Previously on an architectural edition of “EPiK FAILs” we covered ‘The Seven Ancient Wonders of the World’, 6 of which no longer exist for various reasons (with the notable exception being the Great Pyramids of Giza). So after traversing those ruins of legend, this time I figured I’d give a grand tour of historic monuments that you can actually visit today!
As I mentioned previously, there are more than just Seven Wonders of the World, in fact there are several lists, including modern architecture, natural phenomenon, and even galactic tourist traps (black hole joke?). A couple years back there was a world-wide vote for the new official list with candidates from all around the globe. However, instead of breaking down one of those previously mentioned lists, I’ve decided to compile my own list of sights worth seeing, with a funny bit of trivia behind each of these magnificent structures that have stood the test of time, mostly…
1. Stonehenge (Wiltshire, England, UK)
Seriously, what’s the deal with Stonehenge?!
Stonehenge is essentially a pile of massive boulders arranged in a circle in the middle of an open field. This truly ancient monument was ‘constructed’ between 3100 BCE and 1600 BCE! The most impressive feature about this mysterious henge of stones is that some of the stones weigh up to 50 tons! Furthermore, the enormous stone blocks of Stonehenge were actually dragged 160 miles from Wales by the Neolithic Druids! (They must’ve had some time on their hands back then.)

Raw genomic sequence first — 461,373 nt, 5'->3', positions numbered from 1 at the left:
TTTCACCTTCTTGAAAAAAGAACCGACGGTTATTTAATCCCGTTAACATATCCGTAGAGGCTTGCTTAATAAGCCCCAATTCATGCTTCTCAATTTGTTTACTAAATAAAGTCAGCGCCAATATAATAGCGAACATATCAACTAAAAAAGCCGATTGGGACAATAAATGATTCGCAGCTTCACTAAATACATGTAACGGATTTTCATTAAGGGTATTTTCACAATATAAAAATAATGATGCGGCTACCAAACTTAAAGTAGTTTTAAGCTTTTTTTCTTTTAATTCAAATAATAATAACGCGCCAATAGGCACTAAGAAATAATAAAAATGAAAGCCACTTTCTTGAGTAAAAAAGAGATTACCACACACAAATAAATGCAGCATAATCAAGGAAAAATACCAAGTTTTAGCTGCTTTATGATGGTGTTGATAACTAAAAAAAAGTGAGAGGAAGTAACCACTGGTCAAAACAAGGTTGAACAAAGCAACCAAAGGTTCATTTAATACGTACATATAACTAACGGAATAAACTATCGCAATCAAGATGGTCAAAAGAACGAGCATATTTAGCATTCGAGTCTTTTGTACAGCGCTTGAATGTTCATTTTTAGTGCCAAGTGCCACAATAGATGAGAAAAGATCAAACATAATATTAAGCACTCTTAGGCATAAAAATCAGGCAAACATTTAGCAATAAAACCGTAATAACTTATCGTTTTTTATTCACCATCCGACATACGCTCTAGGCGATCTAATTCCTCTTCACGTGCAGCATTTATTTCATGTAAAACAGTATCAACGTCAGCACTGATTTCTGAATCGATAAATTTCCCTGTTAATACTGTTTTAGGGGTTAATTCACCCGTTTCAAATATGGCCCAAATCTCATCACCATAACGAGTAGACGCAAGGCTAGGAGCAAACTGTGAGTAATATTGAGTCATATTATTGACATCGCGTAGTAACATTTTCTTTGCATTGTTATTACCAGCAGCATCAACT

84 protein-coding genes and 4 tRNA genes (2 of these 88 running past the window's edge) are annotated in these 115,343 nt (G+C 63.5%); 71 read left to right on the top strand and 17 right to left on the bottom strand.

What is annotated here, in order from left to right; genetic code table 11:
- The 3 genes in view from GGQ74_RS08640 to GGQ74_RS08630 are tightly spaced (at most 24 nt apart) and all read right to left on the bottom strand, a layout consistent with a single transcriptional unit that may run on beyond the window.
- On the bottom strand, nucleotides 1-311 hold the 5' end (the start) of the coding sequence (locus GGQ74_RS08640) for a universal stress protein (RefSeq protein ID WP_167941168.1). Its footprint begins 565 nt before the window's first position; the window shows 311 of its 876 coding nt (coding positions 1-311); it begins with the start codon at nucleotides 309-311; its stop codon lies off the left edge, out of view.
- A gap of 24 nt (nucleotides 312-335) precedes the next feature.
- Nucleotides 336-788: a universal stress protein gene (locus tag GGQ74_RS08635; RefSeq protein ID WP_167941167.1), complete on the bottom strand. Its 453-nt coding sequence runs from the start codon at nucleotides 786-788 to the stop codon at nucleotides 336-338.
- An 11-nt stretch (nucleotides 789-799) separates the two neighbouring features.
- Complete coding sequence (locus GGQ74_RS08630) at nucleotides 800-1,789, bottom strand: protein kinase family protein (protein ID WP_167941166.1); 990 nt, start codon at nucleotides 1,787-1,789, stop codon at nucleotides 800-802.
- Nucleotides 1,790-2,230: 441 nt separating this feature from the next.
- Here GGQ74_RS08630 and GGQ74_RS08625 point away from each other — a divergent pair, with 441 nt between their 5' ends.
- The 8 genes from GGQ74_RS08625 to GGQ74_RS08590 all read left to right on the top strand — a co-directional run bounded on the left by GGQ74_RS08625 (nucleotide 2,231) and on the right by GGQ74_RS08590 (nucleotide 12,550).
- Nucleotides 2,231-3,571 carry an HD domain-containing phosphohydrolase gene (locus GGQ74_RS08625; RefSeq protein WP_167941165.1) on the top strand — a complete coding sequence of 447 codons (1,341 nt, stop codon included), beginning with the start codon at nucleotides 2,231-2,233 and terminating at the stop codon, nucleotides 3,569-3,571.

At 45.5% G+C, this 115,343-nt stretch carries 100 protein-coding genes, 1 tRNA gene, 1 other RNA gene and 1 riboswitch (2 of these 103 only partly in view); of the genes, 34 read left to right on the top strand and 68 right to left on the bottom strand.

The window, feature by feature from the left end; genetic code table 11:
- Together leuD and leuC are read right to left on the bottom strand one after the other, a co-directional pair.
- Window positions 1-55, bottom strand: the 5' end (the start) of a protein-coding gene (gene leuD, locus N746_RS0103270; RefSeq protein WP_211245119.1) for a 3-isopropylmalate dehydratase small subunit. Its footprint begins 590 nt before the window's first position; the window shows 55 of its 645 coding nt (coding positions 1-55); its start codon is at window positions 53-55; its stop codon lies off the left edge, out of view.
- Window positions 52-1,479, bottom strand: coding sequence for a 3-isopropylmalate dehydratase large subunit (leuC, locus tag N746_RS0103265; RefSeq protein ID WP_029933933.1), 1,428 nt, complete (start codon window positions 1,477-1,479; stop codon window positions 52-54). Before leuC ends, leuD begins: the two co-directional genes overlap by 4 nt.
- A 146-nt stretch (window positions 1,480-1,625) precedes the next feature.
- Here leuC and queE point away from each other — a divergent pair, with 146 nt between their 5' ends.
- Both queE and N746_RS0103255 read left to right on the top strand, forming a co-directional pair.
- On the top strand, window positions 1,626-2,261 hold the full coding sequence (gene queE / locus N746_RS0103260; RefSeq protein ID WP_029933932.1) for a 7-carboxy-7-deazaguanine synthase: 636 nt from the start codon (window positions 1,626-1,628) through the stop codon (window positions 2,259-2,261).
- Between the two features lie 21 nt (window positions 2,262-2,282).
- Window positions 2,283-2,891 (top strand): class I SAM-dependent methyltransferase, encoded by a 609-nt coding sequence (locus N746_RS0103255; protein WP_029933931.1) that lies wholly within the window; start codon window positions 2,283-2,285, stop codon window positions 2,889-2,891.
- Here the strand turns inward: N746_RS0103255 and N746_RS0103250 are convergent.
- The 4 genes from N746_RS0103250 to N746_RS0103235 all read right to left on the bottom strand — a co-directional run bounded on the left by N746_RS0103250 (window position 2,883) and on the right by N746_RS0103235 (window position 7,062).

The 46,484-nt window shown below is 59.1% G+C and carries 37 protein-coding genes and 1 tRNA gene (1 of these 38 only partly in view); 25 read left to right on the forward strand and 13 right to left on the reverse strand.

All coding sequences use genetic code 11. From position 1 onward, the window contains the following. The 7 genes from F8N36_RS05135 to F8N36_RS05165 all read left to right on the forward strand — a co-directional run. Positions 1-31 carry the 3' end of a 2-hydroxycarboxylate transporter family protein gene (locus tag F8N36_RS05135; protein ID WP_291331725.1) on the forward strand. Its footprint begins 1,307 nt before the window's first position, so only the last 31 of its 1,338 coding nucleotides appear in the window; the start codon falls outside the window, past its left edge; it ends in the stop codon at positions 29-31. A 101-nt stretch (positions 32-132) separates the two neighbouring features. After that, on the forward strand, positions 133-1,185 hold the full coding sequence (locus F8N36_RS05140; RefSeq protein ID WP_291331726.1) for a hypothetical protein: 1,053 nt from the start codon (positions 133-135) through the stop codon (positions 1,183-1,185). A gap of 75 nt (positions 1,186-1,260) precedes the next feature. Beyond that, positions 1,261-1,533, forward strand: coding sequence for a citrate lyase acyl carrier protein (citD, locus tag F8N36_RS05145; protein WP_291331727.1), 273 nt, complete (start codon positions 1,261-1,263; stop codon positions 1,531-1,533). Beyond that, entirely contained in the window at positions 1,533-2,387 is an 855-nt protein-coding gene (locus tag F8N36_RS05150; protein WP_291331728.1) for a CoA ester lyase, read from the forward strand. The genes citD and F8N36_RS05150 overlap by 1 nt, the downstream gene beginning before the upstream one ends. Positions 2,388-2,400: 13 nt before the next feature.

There are a few theories about the meaning behind Stonehenge, after all a couple of stone age dudes didn’t spend years of hard labor slapping it together for nothing. Some of the more outlandish ‘theories’ range from aliens to Merlin. However, the most credible source came in 1965 from astronomer Gerald Hawkins. His hypothesis was that the random cluster of stones was actually a calendar of sorts, seeing as the different points of the circular arrangement coincided with astrological phenomenon, and seasonal changes.